FIG. 4 illustrates service blockage outage of mobile radio receivers in a broadcast system. As shown, service outages from blockage affect both terrestrial and satellite broadcast systems.

FIG. 5 illustrates the existing causes of multipath fading in mobile radio receivers which affects both terrestrial and satellite broadcast systems. As shown, the exiisting mobile receiver has the signal in a desired transmission path corrupted by the same signal arriving later through specularly or diffusely reflected transmission paths.

FIG. 6 provides an illustrative timing diagram of the two transmissions as originated in the broadcast system and after delay processing in a mobile radio receiver configured for time diversity as shown below in FIG. 7.

FIG. 7 shows a generalized block diagram of a dual frequency mobile radio receiver configured for time diversity operation. The configuration is compatible with the broadcast systems described in FIGS. 1 and 2. The mobile receiver contains an antenna whose bandwidth and beamwidth are designed to receive both f1 and f2. The received transmissions are amplified in a preamplifier and downconverted to a convenient frequency for demodulation. The downconverted transmissions f1 ' and f2 ' are filtered and demodulated. The demodulated f1 ' is delayed by the same time period that f2 was delayed at the origination facility (see FIGS. 1 or 2). The f1 ' delay is accomplished using an adjustable delay whose adjustment is dynamically controlled by a comparator which is designed to keep f1 ' after delay in synchronism with f2 '. After this has been accomplished, f1 ' and f2 ' are fed to a selector or combiner whose timing diagram is illustrated in FIG. 6 and whose operation is described below. The output of the selector or combiner is used by the program presentation device(s) in the mobile receiver such as a digital to analog converter followed by stereo audio amplifiers and speakers. Although the adjustable delay is shown at baseband following the demodulator, the delay could also be inserted at intermediate or radio frequency portions of the receiver.

FIG. 8 shows a generalized block diagram of a single frequency mobile radio receiver configured for time diversity operation. The configuration is compatible with the broadcast system described in FIG. 3. It operates identically with that described in FIG. 7, except that the two demodulators are designed for spread spectrum demodulation with isolation between the two transmissions obtained by code division multiple access (CDMA) using two orthogonal pseudo-noise codes.

FIG. 8A shows one specific configuration in a mobile radio receiver where the broadcast system is assumed to transmit standard FM analog modulation for the program, accompanied by a subcarrier carrying a timing signal. The timing signals permit the comparator in the mobile radio receiver to align the received f1 ' and f2 ' transmissions for achieving time diversity operation as shown in the block diagram.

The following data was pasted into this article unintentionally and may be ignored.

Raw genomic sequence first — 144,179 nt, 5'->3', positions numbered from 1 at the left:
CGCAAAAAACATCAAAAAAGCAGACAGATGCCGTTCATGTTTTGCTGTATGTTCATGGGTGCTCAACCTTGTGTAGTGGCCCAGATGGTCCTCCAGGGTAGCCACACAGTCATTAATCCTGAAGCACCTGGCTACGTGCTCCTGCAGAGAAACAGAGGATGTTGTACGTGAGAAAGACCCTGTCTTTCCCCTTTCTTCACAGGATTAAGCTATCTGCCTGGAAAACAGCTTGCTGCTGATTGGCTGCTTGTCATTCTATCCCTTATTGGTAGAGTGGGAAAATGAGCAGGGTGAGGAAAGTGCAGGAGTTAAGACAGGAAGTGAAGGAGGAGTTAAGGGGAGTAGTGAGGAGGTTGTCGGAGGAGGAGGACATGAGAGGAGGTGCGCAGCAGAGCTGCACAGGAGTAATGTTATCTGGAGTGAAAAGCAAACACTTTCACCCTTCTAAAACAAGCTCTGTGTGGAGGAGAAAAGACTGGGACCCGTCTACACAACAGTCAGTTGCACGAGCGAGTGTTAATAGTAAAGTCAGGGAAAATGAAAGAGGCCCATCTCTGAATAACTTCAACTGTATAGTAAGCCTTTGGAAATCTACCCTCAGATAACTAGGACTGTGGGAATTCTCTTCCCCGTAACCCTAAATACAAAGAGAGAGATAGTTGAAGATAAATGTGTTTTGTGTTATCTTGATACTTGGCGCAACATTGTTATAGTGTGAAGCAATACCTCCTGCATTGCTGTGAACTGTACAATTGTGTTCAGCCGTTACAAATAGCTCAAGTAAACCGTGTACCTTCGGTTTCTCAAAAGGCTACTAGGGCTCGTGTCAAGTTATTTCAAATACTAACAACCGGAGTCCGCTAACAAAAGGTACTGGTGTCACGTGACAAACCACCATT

FIG. 8B shows a configuration similar to FIG. 7, but here the broadcast system transmits 4-phase offset quadrature phase shift keyed (OQPSK) digital modulation with several programs multiplexed using time division multiplexing. FIG. 8B shows how the time diversity delay in the mobile radio receiver can be applied only to the specific program selected by the mobile user.

FIG. 8C shows a mobile radio receiver wherein the radio frequency portion contains a first antenna, amplifier, downconverter and filter for frequency f1 and a second antenna, amplifier, downcoverter and filter for f2. This configuration allows each of the previously mentioned receiver elements to be narrowband (i.e., just wide enough to pass their respective transmission), and is particularly effective when f1 and f2 are far apart in the radio frequency spectrum. The configuration in FIG. 8C is also useful if one radio frequency is used for broadcasting both programs, and isolation between the two transmissions is achieved using cross polarization. In such a case, one of the receiving antennas operates either right hand circular or vertically polarized, and the other, left hand circular or horizontally polarized.

FIG. 8D shows a mobile radio receiver design using digital signal processing (DSP). The DSP device employs a combination of digital hardware and software algorithms to filter, demodulate, delay and process the received transmissions including, depending on the transmission radio frequency and economics, down conversion as shown in the diagram by the dotted lines.

FIG. 8E shows an embodiment of the adjustable delay and comparator circuits shown in other figures. The design assumes digital transmission of the broadcast programs with the data in blocks containing identifying headers. FIG. 8E shows that the comparator uses these headers to achieve precise alignment of the two program digital streams. If the headers are not aligned at the start of each data block, a clock is started for the length of the time offset, and the clock output is converted to a correction signal for the adjustable delay. FIG. 8E also shows that, for long service outage avoidance periods, the majority of the delay need not be adjustable. This allows more economical delay devices to be used because bulk, fixed delay storage works satisfactorily for most of the required delay period followed by a smaller adjustable delay for precise time alignment.